Spirit of the Dead – 1
Dr Titi came by to see Gloria.
Both women had been colleagues sometime in the past, before Titi resigned from her job and went back to school.
Gloria, on the other hand, was more interested in getting hitched with a man. She has always been a girl who age meant a lot to.
Titi, moderately sized for a woman of her age, looked every inch gossipy today.
Hasn’t she always been?
Gloria always wondered why she chose medicine over a career in broadcasting.
For someone as garrulous and rumour-loving as her, the latter would obviously be more fitting.
‘So, girl, what’s the latest gist now?’ Titi dropped her wine glass and turned eager eyes to Gloria.
Gloria would also wonder how many other people Titi might have discussed her marital problems with.
After all, Titi, ever so unapologetic, once said: “All that talk about confidentiality being a core duty of medical practise is absolute hogwash!’
But Gloria took solace in the fact that she has enough ‘juice’ of Titi that any slightest misbehaviour from her would bring an equally damaging scandal coming right back her way.
Their type of friendship is one that has been strangely strengthened by years upon years of catfights and petty blackmails.
‘Well, there’s been some changes,’ Gloria said.
‘Changes? What kind of changes?’
‘I’m going to get another boy.’
‘What happened to Segun? I thought you liked him.’
‘I never said I liked him,’ Gloria corrected. ‘I only said he is okay.’
‘Of course he is. With all that height and—[Titi made the show of a wink]—‘—impressive endowment, why seek another?’
‘Titi, I am not doing this for the pleasure, you should know. I love my husband.’
‘Babes, I know you do. But who says you can’t have a little fun while trying to save your marriage?’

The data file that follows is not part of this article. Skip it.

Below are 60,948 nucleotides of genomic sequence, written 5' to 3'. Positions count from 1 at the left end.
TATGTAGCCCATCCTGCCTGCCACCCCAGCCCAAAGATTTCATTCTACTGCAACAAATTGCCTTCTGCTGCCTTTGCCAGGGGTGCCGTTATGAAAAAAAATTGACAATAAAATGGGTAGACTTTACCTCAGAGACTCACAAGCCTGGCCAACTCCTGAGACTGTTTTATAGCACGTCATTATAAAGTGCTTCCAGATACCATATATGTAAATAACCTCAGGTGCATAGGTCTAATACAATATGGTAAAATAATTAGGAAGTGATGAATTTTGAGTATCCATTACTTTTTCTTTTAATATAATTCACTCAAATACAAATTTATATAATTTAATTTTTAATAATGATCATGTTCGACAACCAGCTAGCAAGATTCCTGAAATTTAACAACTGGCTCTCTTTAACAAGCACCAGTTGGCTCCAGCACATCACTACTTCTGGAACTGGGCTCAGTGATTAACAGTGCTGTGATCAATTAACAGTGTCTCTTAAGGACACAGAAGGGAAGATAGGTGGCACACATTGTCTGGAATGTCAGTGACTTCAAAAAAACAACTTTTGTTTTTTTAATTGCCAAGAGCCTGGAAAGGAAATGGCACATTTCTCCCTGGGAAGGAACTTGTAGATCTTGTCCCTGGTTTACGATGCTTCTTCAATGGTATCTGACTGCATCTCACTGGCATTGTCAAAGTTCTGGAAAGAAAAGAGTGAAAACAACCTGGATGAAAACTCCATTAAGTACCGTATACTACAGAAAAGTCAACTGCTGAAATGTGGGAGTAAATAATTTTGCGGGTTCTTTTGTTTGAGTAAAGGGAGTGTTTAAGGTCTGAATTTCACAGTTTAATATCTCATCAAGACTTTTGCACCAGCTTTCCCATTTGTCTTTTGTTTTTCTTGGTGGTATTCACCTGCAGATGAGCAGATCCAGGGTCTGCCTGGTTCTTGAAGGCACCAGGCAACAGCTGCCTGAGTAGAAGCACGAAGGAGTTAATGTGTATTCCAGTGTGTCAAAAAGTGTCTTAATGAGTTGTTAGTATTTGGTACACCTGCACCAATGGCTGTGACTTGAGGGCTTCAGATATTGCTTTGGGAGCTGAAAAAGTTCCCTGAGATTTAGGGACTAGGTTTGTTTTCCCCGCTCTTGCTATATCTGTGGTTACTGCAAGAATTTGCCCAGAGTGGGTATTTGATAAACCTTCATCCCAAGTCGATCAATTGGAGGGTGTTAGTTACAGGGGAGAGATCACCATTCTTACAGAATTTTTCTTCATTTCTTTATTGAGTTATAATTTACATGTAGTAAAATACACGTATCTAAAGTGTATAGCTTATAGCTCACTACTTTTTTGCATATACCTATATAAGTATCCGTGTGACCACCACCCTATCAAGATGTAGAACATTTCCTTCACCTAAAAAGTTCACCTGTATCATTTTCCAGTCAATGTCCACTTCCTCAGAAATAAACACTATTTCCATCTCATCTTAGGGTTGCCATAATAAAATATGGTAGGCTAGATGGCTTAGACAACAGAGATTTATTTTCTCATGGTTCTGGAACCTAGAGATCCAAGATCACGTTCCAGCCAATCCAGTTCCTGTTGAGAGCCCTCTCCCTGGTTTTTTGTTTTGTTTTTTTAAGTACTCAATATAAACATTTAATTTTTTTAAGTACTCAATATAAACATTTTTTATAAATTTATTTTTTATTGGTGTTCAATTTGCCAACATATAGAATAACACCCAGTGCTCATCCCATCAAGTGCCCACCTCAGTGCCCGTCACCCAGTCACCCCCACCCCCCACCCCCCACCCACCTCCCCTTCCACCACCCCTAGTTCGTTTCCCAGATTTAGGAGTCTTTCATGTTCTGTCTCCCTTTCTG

Gloria took a deep breath. ‘My maid said things and I saw reason with all what she said. She also offered to bring me a better choice.’
‘What? You talked to your house girl about this? My God, Gloria!’
Gloria said nothing to defend herself.
‘So you will now rather listen to a common house girl than me?’
‘Your Segun boy seems too public, and even dangerous.’
‘Public? What do you mean by public?’
‘It appears he’s been with a lot of women.’
‘Oh come on, Angel, he is a fine virile man, what do you expect? Male virgins are only seen on Mars.’
Gloria half smiled. ‘Well, my mind is made. I am changing him.’
‘Who is this maid that you are now taking advices from?’
‘Her name is Georgina. My husband brought her.’
‘That means her allegiance falls to him?’
‘No, I definitely can trust her.’
Titi stared at her friend. ‘And who is the better choice she is referring you to?’
‘She said she will bring him in a week.’
Titi was staring at Gloria again. ‘Alright then,’ she finally said, her expression acquiescent. ‘Just make sure you bring him to the clinic for all the necessary tests before anything, okay?’
‘Sure, I will do that.’
Titi checked her wristwatch and then carried her bag. ‘I think I will be on my way now, my shift starts in 10.’
At the door, she turned to Gloria again. ‘And I must advise you to mind how you divulge your affairs to a common house girl. It is never a wise thing to do.’
Gloria nodded. ‘Thank you.’
‘Be well, Angel!’ Titi disappeared through the door.
Loveth turned the door handle and jiggled into the room.
April, curled on the longest of the brown leather couches, quickly turned away and wiped at her eyes.
Loveth flung her purse off into the air and, with one thrown leg after the other, strutted across the room in her newly invented Loveth-style walk.
Midway, she stopped, swung around, drew back and then started back the other way.
She finally stopped when after long minutes April was still quiet and not smiling or laughing.
‘Are you alright?’ she asked April.
‘Yea,’ April said. ‘Yea, I’m fine.’ She wiped at her nose again. ‘Why so happy?’
Loveth’s entire dentition showed in a broad smile. ‘Look, my dear friend,’ she begun, wiggling her upper half now, ‘—you are speaking with the latest Naomi Campbell in town!’
Loveth said nothing else and instead started sashaying again.
‘What is it na?’ April said. ‘Tell me what you mean.’
Loveth stopped again.
She turned to April and then narrated to her how her interview had gone—how she was now to become a model with the same company that interviewed her.
But instead of the smile, or laugh, of excitement she expected from April, the tall and lithe roommate threw her lips wide apart and shrieked out in grief.
Loveth looked shocked.
She stepped closer. ‘April?’ she called. ‘April, what is it?’
April continued to cry.
‘Is everything alright?’
April made no attempt to provide a reply.
‘Talk to me na! I didn’t see the car outside, has it gone bad again? Are you pregnant?’
‘No!’ April cried.
‘Then what is the matter?’
‘I have been sacked!’